Being a single mom is so much more than you understood it to be, back when you had a partner. Whether you are newly divorced or widowed, starting over on your own is intense to say the least. It comes with so many emotions and expectations and you have to react immediately to everything because you are the only grownup in the room. You have to get comfortable stretching and contorting yourself to be both mom and dad, both good cop and bad cop.
As you navigate these new, uncharted waters here are four tips to help you find your footing.
Find Good Help
While being a single parent leaves you responsible for everything, that doesn’t mean that you need to do it all on your own. Know your strengths and weaknesses and delegate where you can.
If nothing else, you absolutely need a reliable babysitter and two or three backup childcare options that you can call in a pinch. Ask around at your kids’ school for recommendations or use a website like Care.com. While your married self might have been insistent on a highly qualified sitter who speaks multiple languages and holds an advanced degree, your single self really just needs someone relatively patient who likes kids and has no social life. Whether it’s to keep the kids during a doctor appointment, a girl’s night out or a date (!) you need a few dependable people on your babysitting roster at all times.
There are plenty of other areas that you’ll likely need help in from time to time. Ask friends and family who they use for lawn maintenance, household repairs, plumbing issues, HVAC service, house cleaning and any other service you may need. Create a spreadsheet to manage your list of household helpers. Be sure to include who refers who and add notes as you contact each person so that you can easily keep track of who had great prices and who did the best work.
Be Proactive About Your Finances
As a single parent, a lot of big financial decisions fall on you that you might have never had to think about before. If you were on your ex’s health insurance policy, you’ll now need to get individual health insurance. You may need to get a new life insurance policy and revise your will to exclude your former spouse. You also may need to reevaluate your long-term savings goals with a financial adviser so that you can create a plan for how to pay for your kids’ college education and retire one day.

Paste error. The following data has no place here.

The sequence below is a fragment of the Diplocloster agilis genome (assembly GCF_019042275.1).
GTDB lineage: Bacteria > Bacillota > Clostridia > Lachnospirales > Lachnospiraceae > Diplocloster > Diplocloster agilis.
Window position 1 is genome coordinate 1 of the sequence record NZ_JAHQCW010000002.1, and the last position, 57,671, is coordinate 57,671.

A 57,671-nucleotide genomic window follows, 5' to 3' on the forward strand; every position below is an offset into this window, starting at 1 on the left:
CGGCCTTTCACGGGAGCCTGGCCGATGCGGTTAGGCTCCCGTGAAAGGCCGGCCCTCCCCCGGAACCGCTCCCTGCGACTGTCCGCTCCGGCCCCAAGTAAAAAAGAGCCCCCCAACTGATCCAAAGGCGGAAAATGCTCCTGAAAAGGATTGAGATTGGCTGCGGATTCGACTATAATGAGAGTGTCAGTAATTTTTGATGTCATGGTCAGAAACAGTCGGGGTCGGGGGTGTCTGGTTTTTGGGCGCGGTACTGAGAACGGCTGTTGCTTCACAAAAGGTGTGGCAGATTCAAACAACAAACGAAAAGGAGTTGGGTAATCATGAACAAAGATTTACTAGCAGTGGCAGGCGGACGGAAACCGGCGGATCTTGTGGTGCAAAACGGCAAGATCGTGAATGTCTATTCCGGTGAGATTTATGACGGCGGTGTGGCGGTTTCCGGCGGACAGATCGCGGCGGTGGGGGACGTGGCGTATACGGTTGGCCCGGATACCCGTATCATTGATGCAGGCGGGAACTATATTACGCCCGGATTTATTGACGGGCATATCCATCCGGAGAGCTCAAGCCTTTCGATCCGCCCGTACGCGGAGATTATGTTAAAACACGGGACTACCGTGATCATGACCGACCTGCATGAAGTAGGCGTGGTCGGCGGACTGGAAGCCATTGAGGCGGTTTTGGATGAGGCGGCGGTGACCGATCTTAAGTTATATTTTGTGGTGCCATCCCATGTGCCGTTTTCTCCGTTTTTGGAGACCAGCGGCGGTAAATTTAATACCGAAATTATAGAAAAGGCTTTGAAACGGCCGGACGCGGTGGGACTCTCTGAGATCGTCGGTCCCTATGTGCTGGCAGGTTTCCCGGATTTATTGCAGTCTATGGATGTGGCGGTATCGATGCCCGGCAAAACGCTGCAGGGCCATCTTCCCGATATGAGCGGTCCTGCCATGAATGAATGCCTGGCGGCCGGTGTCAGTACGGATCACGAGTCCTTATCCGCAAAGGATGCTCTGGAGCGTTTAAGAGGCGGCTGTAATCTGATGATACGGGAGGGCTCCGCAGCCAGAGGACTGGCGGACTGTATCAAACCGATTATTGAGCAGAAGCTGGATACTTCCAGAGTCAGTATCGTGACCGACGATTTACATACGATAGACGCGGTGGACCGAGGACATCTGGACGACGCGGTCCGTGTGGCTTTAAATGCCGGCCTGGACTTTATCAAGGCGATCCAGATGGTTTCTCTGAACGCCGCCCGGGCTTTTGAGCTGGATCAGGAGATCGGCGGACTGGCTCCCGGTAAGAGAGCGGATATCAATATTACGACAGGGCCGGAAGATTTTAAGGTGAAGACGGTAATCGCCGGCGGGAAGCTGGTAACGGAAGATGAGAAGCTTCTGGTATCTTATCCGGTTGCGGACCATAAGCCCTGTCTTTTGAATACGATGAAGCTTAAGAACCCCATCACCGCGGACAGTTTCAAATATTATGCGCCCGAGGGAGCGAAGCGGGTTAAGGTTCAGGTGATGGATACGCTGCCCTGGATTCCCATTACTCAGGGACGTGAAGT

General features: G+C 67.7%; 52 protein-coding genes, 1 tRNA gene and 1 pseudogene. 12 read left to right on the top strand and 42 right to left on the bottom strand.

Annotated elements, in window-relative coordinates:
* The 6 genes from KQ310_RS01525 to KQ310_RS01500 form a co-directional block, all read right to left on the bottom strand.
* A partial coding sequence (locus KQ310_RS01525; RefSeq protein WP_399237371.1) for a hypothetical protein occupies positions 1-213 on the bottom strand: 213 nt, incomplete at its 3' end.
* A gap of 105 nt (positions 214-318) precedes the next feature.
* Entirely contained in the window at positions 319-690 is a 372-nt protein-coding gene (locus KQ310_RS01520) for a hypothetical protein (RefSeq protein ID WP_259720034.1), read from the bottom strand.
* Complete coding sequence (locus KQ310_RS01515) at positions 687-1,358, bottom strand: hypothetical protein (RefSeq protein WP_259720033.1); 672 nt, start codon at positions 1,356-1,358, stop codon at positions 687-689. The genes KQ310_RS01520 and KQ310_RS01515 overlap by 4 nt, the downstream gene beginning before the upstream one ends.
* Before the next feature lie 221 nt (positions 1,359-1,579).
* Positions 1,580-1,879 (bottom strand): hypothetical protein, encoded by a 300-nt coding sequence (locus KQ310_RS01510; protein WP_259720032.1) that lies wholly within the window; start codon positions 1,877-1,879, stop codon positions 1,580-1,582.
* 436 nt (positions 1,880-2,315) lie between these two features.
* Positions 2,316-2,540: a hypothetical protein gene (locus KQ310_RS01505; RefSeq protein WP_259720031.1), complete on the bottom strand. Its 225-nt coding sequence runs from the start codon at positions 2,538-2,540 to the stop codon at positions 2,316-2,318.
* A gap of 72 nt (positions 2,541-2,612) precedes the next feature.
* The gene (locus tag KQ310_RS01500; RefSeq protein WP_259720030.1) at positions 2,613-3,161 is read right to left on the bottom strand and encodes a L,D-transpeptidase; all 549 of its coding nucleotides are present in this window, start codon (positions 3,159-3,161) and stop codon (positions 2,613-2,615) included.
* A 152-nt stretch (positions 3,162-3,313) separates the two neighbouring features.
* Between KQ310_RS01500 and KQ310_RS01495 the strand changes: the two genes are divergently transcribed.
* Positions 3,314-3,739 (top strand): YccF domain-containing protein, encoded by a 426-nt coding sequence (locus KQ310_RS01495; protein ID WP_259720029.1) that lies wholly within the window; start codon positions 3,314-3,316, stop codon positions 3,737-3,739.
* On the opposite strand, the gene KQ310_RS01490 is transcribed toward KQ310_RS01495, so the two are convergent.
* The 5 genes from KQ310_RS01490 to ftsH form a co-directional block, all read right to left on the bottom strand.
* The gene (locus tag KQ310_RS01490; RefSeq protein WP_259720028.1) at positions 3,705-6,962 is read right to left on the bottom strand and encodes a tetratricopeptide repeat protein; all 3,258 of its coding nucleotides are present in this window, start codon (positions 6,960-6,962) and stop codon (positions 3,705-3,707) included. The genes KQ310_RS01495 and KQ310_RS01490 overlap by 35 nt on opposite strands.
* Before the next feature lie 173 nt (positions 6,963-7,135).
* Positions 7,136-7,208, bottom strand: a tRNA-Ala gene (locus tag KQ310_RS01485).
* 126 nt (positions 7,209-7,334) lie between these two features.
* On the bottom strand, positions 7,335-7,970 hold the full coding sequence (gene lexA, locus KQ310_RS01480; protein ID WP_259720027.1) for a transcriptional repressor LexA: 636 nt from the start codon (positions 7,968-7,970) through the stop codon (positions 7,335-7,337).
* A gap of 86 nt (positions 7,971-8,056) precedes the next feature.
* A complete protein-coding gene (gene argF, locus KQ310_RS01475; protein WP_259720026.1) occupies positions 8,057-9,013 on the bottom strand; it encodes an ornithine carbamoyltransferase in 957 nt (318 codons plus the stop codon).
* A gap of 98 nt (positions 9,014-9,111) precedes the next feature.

Make Time for Other Adults
When you were married, it was all too easy to exist in your family’s own little all-consuming universe. But now that you are one your own, you will quickly learn how much you need a reliable support system of friends, neighbors and other single moms who can relate to you.
Don’t be too proud to ask for help when you need it. Likewise, be quick to offer help to those who need it, even if all you have to offer is a shoulder to cry on or a bottle of wine to share.
An Optimistic Attitude Will Make Everything a Little Easier
Fake it until you make it. Some days it will feel like you have the weight of the world on your shoulders, but press on and be positive. And on the days where you are so mad or hurt or scared, the optimism that everything will get a little brighter tomorrow may be all you can muster to plow through the muddy emotions that come with this new season of transition. After a while, optimism can become a habit just like anything else.
It’s going to take some time for you to readjust to your new normal, but following these tips can help you get control of things so that you can thrive on your own. Trust that this too is just a season and everything won’t always feel this hard.